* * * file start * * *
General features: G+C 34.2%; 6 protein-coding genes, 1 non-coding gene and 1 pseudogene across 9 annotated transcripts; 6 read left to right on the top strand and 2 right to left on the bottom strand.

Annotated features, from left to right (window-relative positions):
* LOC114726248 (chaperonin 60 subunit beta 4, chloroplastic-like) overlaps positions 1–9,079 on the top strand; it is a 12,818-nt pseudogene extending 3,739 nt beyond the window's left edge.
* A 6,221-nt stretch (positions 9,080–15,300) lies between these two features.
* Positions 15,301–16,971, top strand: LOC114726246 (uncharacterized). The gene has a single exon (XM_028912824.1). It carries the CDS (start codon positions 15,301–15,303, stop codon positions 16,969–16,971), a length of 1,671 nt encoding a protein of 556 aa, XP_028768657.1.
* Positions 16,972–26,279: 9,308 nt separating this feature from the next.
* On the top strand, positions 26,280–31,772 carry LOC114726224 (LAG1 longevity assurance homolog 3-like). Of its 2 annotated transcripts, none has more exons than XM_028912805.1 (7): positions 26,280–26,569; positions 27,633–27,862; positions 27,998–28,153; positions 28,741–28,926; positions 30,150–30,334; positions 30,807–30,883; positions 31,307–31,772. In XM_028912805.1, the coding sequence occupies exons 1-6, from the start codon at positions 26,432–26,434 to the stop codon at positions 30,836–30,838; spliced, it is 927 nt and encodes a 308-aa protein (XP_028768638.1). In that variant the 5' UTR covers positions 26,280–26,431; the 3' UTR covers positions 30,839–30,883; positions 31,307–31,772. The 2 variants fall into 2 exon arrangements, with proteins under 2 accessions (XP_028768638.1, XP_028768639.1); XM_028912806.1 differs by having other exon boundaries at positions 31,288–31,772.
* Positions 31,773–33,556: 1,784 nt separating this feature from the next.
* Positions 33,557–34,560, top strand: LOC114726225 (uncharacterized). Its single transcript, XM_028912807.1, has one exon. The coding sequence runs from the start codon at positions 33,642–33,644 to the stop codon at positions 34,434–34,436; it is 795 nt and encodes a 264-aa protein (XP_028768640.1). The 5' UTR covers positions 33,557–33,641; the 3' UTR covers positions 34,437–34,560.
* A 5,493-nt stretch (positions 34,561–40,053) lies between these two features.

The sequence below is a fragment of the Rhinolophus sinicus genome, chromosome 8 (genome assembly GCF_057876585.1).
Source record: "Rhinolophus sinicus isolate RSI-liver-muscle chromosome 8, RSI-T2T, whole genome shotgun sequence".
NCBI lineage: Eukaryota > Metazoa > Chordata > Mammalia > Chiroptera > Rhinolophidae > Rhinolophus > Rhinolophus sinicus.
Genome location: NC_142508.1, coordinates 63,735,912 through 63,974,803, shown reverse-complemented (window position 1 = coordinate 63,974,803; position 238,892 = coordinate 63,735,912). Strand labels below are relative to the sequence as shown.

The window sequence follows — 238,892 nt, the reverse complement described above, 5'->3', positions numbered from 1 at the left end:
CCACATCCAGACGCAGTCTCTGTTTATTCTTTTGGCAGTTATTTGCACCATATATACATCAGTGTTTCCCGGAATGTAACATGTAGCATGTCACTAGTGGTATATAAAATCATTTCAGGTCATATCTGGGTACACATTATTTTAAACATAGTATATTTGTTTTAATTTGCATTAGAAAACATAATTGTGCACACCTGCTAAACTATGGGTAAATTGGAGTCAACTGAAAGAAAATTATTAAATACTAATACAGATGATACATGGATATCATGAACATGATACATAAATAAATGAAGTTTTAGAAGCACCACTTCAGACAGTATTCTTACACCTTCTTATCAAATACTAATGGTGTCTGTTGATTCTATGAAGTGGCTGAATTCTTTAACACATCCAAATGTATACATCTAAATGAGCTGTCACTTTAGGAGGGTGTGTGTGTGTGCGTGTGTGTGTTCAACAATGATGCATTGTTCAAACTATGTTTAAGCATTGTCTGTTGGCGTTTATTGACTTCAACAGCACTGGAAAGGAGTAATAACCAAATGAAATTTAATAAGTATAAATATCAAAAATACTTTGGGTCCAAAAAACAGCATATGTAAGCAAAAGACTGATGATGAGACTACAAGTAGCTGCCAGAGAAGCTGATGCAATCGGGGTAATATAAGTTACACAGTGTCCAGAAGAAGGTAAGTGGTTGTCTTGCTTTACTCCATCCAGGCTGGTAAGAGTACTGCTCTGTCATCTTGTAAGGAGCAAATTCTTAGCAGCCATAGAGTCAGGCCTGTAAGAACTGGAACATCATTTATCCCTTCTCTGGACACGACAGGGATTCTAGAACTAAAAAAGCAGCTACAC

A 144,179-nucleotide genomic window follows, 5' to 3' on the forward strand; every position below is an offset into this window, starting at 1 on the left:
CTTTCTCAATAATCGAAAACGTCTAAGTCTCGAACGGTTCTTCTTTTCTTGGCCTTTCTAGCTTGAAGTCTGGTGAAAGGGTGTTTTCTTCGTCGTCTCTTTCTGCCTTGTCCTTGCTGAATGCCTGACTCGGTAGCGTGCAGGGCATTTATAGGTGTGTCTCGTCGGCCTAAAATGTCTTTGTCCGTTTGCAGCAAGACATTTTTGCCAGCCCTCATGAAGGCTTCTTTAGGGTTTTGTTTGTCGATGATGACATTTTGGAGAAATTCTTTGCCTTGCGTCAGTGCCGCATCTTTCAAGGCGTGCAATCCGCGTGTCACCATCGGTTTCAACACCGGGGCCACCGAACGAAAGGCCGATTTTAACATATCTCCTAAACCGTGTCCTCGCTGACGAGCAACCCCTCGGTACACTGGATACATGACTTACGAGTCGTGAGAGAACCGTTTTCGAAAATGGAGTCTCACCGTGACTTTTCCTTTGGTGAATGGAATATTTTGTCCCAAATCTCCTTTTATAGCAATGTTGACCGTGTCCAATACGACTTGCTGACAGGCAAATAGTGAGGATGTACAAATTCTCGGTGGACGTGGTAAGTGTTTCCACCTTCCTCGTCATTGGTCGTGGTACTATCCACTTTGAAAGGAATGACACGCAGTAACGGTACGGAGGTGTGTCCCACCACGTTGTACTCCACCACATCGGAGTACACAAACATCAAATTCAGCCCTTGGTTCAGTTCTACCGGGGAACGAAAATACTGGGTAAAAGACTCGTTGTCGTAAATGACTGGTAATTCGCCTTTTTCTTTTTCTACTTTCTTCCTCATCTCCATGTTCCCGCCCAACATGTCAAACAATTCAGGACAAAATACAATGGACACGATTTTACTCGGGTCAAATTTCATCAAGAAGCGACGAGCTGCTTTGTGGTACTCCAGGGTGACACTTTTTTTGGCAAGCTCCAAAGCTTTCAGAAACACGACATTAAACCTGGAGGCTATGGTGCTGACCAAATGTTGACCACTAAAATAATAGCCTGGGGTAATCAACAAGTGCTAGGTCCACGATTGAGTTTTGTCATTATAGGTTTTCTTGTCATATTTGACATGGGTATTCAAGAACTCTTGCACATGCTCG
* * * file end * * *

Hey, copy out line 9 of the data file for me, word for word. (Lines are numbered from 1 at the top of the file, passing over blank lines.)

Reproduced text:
* Positions 33,557–34,560, top strand: LOC114726225 (uncharacterized). Its single transcript, XM_028912807.1, has one exon. The coding sequence runs from the start codon at positions 33,642–33,644 to the stop codon at positions 34,434–34,436; it is 795 nt and encodes a 264-aa protein (XP_028768640.1). The 5' UTR covers positions 33,557–33,641; the 3' UTR covers positions 34,437–34,560.